By Lisa Williams-Taylor
CEO, Children's Services Council of Palm Beach County
Palm Beach County School Superintendent Dr. Robert Avossa correctly said, “We have a lot of ground to cover” to have at least 75 percent of all third-graders reading on grade level in the next five years. (“Avossa sums up year’s successes, challenges for community leaders,” March 10.) While that seems like a tall mountain to climb, reaching that goal will, indeed, bring Palm Beach County to higher ground.
Reading proficiently by the end of third grade is a key predictor of high school graduation. That’s because research shows that third grade is where our children shift from “learning to read” to “reading to learn,” so they’re ready to tackle more complex subjects in later grades. In turn, improved high school graduation rates, which are already climbing, will give more children access to college and skilled careers, bringing all of us more jobs and a thriving and safer community.
The challenge Dr. Avossa highlighted is that the current 52 percent of third-graders reading proficiently masks some very critical gaps. Only 28 percent of African-American males, for example, are at grade level, and 43 percent of Hispanic males. Girls fare a little better: 41 percent of African-American females and 49 percent of Hispanic females are at grade level.
At Children’s Services Council of Palm Beach County, we trace third-grade reading back to early childhood. We’ve seen that third graders are more likely to be at grade level when they are socially and emotionally ready to enter kindergarten. Our early childhood development programs help prepare children for school by addressing potential delays, supporting parents and caregivers at home, and encouraging families to actively engage with their children – by reading, singing, talking and playing – every day. In fact, we were honored with a Pacesetter Award in 2012 for our school readiness efforts by the National Campaign for Grade-Level Reading and are still active in the campaign.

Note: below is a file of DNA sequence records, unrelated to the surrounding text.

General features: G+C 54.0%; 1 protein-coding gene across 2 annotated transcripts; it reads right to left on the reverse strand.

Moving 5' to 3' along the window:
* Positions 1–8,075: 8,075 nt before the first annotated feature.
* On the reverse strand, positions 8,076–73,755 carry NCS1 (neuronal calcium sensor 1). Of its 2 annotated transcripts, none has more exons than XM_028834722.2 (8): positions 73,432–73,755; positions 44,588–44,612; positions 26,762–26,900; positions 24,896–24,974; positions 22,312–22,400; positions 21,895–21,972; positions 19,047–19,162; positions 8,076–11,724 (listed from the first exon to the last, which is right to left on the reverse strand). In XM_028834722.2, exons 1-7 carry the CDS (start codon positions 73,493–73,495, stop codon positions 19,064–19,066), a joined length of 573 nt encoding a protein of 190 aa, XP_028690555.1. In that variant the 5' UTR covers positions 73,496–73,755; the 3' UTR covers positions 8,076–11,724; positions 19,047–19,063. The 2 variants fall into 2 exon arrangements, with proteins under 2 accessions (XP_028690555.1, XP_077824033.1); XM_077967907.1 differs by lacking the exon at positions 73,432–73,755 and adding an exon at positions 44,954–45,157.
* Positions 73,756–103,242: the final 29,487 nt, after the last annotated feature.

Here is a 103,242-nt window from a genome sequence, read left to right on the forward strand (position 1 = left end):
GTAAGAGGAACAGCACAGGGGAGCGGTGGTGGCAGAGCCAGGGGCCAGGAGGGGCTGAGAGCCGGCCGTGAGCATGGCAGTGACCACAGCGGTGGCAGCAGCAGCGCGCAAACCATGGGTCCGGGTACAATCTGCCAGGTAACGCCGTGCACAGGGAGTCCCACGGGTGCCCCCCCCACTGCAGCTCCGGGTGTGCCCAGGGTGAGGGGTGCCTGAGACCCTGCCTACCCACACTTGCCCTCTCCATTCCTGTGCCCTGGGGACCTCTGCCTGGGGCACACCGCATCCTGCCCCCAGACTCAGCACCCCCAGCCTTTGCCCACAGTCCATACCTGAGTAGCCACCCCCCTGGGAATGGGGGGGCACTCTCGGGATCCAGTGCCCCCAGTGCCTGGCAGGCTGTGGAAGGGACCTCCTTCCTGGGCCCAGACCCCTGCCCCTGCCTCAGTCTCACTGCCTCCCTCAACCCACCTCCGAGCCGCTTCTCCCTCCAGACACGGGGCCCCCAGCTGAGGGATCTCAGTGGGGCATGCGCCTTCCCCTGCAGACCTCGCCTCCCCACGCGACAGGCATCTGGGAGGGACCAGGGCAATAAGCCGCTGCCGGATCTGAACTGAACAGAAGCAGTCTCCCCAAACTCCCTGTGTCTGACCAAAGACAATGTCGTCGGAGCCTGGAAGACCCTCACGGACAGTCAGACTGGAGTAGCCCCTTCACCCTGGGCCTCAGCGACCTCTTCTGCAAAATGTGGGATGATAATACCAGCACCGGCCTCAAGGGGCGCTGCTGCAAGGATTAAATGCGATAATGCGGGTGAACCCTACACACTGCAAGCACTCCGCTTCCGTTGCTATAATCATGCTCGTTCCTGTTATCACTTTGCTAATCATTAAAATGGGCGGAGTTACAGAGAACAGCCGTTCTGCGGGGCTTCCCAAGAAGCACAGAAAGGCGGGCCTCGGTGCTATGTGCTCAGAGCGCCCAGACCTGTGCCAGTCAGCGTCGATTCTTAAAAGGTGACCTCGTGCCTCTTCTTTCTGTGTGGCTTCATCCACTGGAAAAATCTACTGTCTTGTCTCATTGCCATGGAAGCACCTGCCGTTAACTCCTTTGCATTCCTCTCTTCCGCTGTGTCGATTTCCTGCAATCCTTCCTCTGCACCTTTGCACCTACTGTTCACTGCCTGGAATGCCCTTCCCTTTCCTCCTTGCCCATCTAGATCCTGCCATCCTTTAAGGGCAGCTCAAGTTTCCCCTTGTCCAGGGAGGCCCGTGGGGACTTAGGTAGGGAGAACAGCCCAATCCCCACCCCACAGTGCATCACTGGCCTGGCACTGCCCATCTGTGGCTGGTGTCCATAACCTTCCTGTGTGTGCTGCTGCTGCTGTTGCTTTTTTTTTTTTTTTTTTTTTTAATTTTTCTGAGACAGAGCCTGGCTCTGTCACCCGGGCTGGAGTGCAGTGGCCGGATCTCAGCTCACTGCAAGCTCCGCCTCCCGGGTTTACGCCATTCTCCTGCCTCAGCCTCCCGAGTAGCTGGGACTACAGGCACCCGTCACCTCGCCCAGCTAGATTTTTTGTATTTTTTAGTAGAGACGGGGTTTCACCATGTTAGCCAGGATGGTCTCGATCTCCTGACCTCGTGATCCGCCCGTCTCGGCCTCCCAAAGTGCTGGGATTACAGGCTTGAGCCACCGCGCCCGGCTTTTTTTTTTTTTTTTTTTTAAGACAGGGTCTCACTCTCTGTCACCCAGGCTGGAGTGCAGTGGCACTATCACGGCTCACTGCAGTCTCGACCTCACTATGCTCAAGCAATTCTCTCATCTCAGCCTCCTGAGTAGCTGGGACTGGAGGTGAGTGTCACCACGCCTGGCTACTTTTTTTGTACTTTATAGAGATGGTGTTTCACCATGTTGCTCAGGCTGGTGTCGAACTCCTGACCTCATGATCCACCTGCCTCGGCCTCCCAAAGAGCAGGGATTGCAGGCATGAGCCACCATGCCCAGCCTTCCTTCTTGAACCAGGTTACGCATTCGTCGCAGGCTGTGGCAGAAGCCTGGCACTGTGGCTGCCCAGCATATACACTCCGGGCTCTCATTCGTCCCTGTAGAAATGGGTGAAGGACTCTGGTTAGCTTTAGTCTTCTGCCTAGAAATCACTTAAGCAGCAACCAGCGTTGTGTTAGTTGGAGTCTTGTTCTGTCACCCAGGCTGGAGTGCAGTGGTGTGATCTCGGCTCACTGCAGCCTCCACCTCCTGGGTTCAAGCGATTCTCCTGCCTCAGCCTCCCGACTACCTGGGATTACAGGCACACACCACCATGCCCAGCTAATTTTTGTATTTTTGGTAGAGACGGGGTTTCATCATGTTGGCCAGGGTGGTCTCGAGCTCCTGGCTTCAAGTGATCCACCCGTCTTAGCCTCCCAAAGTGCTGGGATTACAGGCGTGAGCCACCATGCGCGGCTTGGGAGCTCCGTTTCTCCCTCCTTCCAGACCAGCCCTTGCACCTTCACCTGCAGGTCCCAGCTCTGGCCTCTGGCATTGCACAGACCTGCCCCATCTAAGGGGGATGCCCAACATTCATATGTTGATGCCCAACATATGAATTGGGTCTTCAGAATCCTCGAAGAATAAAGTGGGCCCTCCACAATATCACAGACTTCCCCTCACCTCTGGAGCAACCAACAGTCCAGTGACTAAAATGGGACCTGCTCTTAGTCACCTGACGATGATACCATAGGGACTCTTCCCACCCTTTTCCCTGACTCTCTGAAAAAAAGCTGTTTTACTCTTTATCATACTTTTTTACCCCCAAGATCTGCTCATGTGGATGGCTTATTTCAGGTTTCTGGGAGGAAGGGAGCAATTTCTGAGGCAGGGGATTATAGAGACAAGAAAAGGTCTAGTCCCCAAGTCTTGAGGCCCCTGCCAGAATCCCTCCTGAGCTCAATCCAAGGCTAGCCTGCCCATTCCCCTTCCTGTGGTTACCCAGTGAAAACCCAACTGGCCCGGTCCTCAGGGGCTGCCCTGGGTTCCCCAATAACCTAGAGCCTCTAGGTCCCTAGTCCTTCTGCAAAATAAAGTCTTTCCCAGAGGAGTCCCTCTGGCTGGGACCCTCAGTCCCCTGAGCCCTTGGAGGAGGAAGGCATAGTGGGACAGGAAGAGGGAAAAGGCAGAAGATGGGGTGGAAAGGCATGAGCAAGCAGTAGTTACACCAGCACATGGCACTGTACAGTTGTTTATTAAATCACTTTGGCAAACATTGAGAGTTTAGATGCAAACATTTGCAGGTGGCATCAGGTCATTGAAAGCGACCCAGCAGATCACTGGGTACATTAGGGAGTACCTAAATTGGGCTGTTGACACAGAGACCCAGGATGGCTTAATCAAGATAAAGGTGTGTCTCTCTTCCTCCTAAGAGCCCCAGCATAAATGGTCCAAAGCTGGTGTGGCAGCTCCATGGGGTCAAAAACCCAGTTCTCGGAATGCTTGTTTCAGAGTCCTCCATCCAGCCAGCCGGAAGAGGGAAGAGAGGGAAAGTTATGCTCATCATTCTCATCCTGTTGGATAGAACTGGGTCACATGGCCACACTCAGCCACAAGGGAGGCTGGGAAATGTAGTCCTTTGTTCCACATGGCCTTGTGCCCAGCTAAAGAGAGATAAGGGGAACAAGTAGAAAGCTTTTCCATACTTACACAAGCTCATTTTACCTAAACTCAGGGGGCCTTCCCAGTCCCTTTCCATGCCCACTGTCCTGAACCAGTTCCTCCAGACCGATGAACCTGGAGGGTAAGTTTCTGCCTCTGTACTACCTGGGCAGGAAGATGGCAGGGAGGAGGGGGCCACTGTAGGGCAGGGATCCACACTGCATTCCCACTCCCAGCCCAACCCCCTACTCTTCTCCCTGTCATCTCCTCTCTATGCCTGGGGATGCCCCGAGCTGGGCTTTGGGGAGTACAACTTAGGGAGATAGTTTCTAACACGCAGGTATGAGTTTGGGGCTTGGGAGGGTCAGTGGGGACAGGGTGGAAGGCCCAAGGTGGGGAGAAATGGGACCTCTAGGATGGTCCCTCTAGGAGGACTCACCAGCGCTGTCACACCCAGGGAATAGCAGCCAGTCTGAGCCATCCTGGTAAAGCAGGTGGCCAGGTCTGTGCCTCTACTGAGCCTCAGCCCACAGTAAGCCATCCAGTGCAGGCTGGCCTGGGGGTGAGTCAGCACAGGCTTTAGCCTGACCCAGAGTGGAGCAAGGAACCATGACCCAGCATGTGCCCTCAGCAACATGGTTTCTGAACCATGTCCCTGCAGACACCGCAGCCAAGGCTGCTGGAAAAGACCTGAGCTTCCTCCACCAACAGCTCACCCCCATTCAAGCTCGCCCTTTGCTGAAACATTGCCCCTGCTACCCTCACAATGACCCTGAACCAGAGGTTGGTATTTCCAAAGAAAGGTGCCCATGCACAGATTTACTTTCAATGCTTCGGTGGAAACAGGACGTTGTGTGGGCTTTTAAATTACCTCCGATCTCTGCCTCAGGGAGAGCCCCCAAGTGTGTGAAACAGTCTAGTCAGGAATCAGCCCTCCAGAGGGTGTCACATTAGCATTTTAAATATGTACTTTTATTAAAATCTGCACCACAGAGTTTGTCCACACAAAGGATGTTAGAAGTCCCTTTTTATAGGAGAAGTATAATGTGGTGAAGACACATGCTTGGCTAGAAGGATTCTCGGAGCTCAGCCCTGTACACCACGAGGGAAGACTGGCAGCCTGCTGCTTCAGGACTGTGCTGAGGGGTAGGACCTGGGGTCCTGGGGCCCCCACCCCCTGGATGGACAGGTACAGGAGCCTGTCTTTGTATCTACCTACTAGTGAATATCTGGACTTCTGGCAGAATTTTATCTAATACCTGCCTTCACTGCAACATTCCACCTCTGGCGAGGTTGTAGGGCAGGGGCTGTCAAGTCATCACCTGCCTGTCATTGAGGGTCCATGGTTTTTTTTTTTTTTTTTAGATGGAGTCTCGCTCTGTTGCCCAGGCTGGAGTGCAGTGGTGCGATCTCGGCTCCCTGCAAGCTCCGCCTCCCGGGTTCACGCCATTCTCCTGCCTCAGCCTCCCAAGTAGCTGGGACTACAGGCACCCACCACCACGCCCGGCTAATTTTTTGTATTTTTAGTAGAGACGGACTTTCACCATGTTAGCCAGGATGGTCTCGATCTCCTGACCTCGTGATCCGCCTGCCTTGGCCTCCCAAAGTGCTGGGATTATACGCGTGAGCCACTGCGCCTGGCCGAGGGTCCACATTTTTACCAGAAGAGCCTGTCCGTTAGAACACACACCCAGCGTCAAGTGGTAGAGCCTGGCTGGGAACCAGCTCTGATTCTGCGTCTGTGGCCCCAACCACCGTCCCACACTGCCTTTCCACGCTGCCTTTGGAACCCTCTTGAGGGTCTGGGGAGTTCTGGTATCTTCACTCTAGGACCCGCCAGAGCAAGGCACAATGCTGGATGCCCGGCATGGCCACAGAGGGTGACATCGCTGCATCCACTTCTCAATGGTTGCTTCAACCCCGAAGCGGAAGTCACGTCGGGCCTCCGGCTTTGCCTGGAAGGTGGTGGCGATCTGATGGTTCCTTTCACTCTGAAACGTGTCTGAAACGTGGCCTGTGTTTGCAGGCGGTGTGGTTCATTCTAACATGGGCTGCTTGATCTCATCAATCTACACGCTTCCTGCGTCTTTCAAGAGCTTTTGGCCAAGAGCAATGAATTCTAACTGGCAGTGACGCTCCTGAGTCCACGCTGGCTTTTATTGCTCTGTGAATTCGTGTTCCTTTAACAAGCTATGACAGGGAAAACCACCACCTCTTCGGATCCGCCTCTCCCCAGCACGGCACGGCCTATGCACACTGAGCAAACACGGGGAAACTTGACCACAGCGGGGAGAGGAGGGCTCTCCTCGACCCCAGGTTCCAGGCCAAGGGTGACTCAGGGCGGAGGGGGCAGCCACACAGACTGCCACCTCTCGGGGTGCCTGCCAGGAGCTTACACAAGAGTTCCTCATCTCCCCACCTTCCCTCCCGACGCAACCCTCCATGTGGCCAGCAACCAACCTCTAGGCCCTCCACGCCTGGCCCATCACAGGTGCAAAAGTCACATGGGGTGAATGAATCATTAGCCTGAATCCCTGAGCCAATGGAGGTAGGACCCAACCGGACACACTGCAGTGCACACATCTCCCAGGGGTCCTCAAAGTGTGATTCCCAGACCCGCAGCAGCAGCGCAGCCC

But the challenges are daunting. Childhood trauma, community instability, cyclical poverty and stressful family dynamics can set back any child’s readiness for school.
We recognize, and reading scores show, the need for our community to do even more to help reach Dr. Avossa’s bold goal of broad-based reading success – for all our children. With the Council’s continued work in early childhood development focused on healthy births and the most critical early years, and the School Board’s commitment to third-grade reading proficiency, we believe we’re on the right track.